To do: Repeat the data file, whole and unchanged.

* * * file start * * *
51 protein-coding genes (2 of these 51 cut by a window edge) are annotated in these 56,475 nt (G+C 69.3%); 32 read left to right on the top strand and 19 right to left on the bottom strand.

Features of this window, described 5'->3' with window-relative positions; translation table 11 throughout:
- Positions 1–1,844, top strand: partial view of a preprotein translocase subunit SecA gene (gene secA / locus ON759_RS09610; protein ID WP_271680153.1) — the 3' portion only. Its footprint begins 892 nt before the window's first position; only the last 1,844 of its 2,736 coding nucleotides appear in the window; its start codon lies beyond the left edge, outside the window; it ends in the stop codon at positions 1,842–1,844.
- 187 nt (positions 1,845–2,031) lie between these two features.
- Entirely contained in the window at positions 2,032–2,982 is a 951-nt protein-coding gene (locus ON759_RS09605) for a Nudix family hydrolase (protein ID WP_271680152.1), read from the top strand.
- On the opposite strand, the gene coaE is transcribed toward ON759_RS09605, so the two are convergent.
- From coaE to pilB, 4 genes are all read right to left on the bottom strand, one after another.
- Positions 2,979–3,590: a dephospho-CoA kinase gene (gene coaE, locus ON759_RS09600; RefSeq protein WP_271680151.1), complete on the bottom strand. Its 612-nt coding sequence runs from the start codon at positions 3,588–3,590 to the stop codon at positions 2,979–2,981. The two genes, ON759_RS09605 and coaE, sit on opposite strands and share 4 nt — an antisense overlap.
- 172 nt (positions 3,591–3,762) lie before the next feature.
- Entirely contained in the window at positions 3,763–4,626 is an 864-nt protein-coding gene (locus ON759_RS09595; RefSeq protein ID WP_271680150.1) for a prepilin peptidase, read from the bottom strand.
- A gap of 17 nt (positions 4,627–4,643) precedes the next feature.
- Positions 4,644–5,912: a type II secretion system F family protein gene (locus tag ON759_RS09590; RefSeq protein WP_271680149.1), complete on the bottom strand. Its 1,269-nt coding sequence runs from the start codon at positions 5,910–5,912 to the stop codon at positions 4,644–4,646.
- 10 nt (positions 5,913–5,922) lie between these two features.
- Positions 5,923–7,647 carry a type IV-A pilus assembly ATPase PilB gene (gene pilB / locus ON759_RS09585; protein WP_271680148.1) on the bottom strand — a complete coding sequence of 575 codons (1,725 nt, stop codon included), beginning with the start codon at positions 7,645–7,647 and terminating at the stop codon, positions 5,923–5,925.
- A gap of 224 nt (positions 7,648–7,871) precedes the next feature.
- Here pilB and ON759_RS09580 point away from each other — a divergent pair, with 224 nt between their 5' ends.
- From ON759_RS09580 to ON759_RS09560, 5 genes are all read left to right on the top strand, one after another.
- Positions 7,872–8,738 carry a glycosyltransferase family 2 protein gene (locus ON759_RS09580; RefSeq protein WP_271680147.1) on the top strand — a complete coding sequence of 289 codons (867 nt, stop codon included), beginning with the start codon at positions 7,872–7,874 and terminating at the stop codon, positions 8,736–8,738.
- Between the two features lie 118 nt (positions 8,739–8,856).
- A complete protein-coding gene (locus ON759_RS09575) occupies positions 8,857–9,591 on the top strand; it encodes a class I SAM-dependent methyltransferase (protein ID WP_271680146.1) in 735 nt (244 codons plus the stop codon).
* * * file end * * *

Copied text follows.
51 protein-coding genes (2 of these 51 cut by a window edge) are annotated in these 56,475 nt (G+C 69.3%); 32 read left to right on the top strand and 19 right to left on the bottom strand.

Features of this window, described 5'->3' with window-relative positions; translation table 11 throughout:
- Positions 1–1,844, top strand: partial view of a preprotein translocase subunit SecA gene (gene secA / locus ON759_RS09610; protein ID WP_271680153.1) — the 3' portion only. Its footprint begins 892 nt before the window's first position; only the last 1,844 of its 2,736 coding nucleotides appear in the window; its start codon lies beyond the left edge, outside the window; it ends in the stop codon at positions 1,842–1,844.
- 187 nt (positions 1,845–2,031) lie between these two features.
- Entirely contained in the window at positions 2,032–2,982 is a 951-nt protein-coding gene (locus ON759_RS09605) for a Nudix family hydrolase (protein ID WP_271680152.1), read from the top strand.
- On the opposite strand, the gene coaE is transcribed toward ON759_RS09605, so the two are convergent.
- From coaE to pilB, 4 genes are all read right to left on the bottom strand, one after another.
- Positions 2,979–3,590: a dephospho-CoA kinase gene (gene coaE, locus ON759_RS09600; RefSeq protein WP_271680151.1), complete on the bottom strand. Its 612-nt coding sequence runs from the start codon at positions 3,588–3,590 to the stop codon at positions 2,979–2,981. The two genes, ON759_RS09605 and coaE, sit on opposite strands and share 4 nt — an antisense overlap.
- 172 nt (positions 3,591–3,762) lie before the next feature.
- Entirely contained in the window at positions 3,763–4,626 is an 864-nt protein-coding gene (locus ON759_RS09595; RefSeq protein ID WP_271680150.1) for a prepilin peptidase, read from the bottom strand.
- A gap of 17 nt (positions 4,627–4,643) precedes the next feature.
- Positions 4,644–5,912: a type II secretion system F family protein gene (locus tag ON759_RS09590; RefSeq protein WP_271680149.1), complete on the bottom strand. Its 1,269-nt coding sequence runs from the start codon at positions 5,910–5,912 to the stop codon at positions 4,644–4,646.
- 10 nt (positions 5,913–5,922) lie between these two features.
- Positions 5,923–7,647 carry a type IV-A pilus assembly ATPase PilB gene (gene pilB / locus ON759_RS09585; protein WP_271680148.1) on the bottom strand — a complete coding sequence of 575 codons (1,725 nt, stop codon included), beginning with the start codon at positions 7,645–7,647 and terminating at the stop codon, positions 5,923–5,925.
- A gap of 224 nt (positions 7,648–7,871) precedes the next feature.
- Here pilB and ON759_RS09580 point away from each other — a divergent pair, with 224 nt between their 5' ends.
- From ON759_RS09580 to ON759_RS09560, 5 genes are all read left to right on the top strand, one after another.
- Positions 7,872–8,738 carry a glycosyltransferase family 2 protein gene (locus ON759_RS09580; RefSeq protein WP_271680147.1) on the top strand — a complete coding sequence of 289 codons (867 nt, stop codon included), beginning with the start codon at positions 7,872–7,874 and terminating at the stop codon, positions 8,736–8,738.
- Between the two features lie 118 nt (positions 8,739–8,856).
- A complete protein-coding gene (locus ON759_RS09575) occupies positions 8,857–9,591 on the top strand; it encodes a class I SAM-dependent methyltransferase (protein ID WP_271680146.1) in 735 nt (244 codons plus the stop codon).